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DIGNITY – J. Gillard’s concession speech RE-VISITED

 In Body language, Delivery, Facial expression, Media, News, Politicians, The Winning Voice, Voice

In two days time Australia will have a state election in New South Wales, with a federal election soon to follow. There will be winners and there will be losers. As numerous politicians will be delivering their post-loss, concession speech, it’s timely to re-visit Australian Prime Minister, Julia Gillard’s concession speech.

This dignified speech is a model example for all politicians.

Below is a post I wrote about the speech on 4 July 2013

The measure of the impact of a speech or presentation must be viewed within the context in which the speech is given.

After being dumped as Prime Minister of Australia last Wednesday, Julia Gillard, who must have felt crushed from this final blow, who had sustained months of withering, vitriolic, brutal, verbal assaults from all sections of the media and the opposition – assaults that would have skewered most other politicians of any stripe – did not cower and whimper off the public stage.

Instead, Gillard took this huge loss on the chin, and in short-order time, prepared a resignation speech, fronted up at a media conference and delivered a passionate, composed, dignified, ‘statesman-like’ speech.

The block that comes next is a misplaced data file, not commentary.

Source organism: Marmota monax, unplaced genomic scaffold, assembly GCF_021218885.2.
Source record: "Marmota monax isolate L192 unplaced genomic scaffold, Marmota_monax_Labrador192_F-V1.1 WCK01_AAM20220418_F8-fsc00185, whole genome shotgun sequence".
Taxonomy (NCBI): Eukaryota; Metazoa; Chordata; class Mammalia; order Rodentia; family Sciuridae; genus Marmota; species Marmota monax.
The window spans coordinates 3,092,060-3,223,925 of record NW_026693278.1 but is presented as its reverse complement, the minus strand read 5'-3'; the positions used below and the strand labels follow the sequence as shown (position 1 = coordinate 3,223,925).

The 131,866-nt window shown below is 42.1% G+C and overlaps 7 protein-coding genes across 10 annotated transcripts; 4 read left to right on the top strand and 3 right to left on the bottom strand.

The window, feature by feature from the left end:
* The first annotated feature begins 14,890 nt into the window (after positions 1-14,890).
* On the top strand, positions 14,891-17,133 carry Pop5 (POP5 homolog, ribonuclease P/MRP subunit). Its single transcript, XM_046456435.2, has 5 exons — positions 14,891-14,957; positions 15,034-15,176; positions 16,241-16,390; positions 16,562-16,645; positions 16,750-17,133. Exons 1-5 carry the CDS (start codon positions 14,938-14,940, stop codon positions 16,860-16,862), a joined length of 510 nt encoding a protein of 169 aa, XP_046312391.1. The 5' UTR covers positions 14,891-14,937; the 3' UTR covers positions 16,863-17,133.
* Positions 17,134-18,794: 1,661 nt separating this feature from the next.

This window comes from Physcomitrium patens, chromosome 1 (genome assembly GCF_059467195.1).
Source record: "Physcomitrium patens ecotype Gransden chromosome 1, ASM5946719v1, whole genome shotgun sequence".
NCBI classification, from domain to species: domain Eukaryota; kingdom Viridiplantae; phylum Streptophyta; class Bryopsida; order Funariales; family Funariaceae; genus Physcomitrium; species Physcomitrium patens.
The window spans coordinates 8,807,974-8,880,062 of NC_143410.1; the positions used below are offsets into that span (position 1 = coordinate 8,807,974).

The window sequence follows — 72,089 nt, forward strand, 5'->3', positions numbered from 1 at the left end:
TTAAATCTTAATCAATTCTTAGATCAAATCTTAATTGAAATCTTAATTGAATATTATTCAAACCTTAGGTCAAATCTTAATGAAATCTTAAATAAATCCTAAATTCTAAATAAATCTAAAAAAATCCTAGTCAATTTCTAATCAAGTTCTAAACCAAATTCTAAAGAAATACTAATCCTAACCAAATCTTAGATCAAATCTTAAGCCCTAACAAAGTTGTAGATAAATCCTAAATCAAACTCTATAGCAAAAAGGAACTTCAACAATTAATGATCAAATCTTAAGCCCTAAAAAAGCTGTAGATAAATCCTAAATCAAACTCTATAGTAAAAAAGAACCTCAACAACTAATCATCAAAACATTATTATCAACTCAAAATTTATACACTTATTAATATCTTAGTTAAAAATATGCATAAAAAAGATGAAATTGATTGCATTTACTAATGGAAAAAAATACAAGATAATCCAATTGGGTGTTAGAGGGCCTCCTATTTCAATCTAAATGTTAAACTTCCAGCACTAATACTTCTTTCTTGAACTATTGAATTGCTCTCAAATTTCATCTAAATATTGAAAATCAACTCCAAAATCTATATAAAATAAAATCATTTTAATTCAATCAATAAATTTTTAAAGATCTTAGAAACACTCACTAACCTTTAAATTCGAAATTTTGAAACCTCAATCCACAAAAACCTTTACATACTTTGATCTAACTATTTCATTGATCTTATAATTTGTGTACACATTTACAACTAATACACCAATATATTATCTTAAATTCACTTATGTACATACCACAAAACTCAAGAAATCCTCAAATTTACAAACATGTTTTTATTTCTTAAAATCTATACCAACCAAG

The final performance of a person on the public stage is the one that will be remembered long after the time of the performance. Julia Gillard will be remembered for many things – positive and negative. For this speech, she will be remembered positively.

Here is the LINK for the speech clip

p.s. Dignity is not a word I’d use in association with New South Wales Premier, Gladys Berejiklian in her recent debate with Opposition leader Michael Daley. Berejiklian’s repetitive interjecting while Daley was speaking, combined with mocking facial expressions – was more in line with a taunting, school-girl in a playground, than that of a Premier debating an opponent.

For Daley’s part, his reluctance to ‘push back’ Berejiklian and tell her to be quiet while he spoke – was a mark of timidity.

Here is an ABC News article about the debate with video examples of Berejiklian’s interruptions:

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